Born in Germany in 1921, Clemens Kalischer fled with his family to France in 1933 and escaped to the United States in 1942. A self-taught photographer, Kalischer first made his reputation with photographs of fellow refugees arriving in New York after the war, and graphic, modernist evocations of streets and buildings. But Kalischer’s heart was not in the city, and in 1951 he moved to Stockbridge, Massachusetts. Here he focused on creating photo essays of the people he had encountered in the rural and urban areas of India, Israel, Europe, the American South, as well as New England.
Kalischer often came to Vermont seeking material and in this exhibition – Between Past and Future: Clemens Kalischer’s Vermont– the viewer is treated to over thirty images including some taken during six decades of photographing the Marlboro Music including images of such icons in the music industry as Van Cliburn, Rudolf Serkin, Pablo Casals, among others. A large group is from his important 1958 Peacham series, which captures both a timeless sense of a traditional culture rooted in patterns of work and play, and the explosive vitality of youth at a high school dance. His Vermont work is deep and varied, comprising thousands of images traversing more than six decades.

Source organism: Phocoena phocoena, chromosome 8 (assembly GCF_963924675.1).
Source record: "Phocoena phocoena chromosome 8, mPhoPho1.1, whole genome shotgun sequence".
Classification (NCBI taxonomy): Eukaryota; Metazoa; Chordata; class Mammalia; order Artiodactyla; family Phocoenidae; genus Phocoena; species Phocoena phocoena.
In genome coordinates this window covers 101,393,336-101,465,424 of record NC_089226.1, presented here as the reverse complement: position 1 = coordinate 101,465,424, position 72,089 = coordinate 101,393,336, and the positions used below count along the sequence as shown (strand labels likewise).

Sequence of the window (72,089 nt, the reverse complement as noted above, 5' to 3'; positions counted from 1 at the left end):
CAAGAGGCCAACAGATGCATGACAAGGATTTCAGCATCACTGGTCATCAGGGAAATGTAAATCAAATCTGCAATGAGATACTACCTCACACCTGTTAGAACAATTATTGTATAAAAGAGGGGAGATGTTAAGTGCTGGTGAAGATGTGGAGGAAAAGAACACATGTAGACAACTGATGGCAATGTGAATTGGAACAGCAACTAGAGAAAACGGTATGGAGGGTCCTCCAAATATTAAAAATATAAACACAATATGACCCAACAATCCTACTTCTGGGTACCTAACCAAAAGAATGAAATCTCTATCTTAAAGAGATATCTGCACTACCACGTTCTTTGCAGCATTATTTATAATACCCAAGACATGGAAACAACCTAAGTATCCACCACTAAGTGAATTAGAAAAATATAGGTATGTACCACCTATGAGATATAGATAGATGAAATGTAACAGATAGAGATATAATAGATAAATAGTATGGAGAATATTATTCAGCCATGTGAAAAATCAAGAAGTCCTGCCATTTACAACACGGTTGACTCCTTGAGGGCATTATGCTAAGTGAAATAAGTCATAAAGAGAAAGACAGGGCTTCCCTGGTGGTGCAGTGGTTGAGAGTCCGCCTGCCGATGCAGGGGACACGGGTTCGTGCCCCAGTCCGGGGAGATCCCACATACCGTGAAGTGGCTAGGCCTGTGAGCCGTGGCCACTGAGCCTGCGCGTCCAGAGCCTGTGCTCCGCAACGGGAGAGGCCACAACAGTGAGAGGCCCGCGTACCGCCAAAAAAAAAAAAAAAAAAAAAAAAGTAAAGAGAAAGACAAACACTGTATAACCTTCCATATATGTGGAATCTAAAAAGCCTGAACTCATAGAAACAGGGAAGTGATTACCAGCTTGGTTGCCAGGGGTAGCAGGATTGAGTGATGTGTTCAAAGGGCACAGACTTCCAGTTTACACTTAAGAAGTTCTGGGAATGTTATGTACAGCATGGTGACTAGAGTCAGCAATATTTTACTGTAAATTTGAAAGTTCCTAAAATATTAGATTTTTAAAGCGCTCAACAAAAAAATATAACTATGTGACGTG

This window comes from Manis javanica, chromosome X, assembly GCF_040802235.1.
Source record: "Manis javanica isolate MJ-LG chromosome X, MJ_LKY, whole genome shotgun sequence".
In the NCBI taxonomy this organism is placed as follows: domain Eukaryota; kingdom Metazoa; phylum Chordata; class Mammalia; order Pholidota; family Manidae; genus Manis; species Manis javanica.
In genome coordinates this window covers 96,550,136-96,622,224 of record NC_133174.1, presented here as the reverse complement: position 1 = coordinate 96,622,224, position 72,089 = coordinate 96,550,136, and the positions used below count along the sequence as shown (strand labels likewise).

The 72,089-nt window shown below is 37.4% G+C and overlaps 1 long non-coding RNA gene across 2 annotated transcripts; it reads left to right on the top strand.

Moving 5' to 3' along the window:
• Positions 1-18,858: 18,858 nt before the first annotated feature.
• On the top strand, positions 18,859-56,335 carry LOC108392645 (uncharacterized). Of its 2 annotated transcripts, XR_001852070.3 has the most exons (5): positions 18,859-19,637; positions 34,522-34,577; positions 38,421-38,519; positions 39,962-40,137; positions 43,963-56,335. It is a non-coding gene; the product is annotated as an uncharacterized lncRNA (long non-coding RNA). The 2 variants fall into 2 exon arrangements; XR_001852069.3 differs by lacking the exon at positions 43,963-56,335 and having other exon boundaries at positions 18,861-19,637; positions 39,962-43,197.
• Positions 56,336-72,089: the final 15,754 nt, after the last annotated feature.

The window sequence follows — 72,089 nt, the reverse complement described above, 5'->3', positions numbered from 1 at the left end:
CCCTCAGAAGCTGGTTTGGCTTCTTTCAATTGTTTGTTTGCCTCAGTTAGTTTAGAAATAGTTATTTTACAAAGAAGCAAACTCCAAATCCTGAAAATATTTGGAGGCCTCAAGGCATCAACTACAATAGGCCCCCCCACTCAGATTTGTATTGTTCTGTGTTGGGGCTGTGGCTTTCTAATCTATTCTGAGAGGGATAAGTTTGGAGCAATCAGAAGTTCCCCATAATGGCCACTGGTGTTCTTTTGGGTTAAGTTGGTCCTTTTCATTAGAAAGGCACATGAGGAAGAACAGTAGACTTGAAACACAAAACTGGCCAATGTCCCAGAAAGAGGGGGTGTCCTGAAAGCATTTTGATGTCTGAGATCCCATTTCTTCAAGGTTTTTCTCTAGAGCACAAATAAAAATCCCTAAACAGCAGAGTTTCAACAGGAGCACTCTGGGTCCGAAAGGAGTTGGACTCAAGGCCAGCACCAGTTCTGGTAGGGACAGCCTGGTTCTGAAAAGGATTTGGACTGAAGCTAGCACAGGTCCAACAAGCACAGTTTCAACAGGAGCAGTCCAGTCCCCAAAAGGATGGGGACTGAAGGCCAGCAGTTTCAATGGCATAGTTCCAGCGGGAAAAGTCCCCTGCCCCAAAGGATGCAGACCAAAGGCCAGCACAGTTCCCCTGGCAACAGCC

Credit: Exhibition overview from museum website.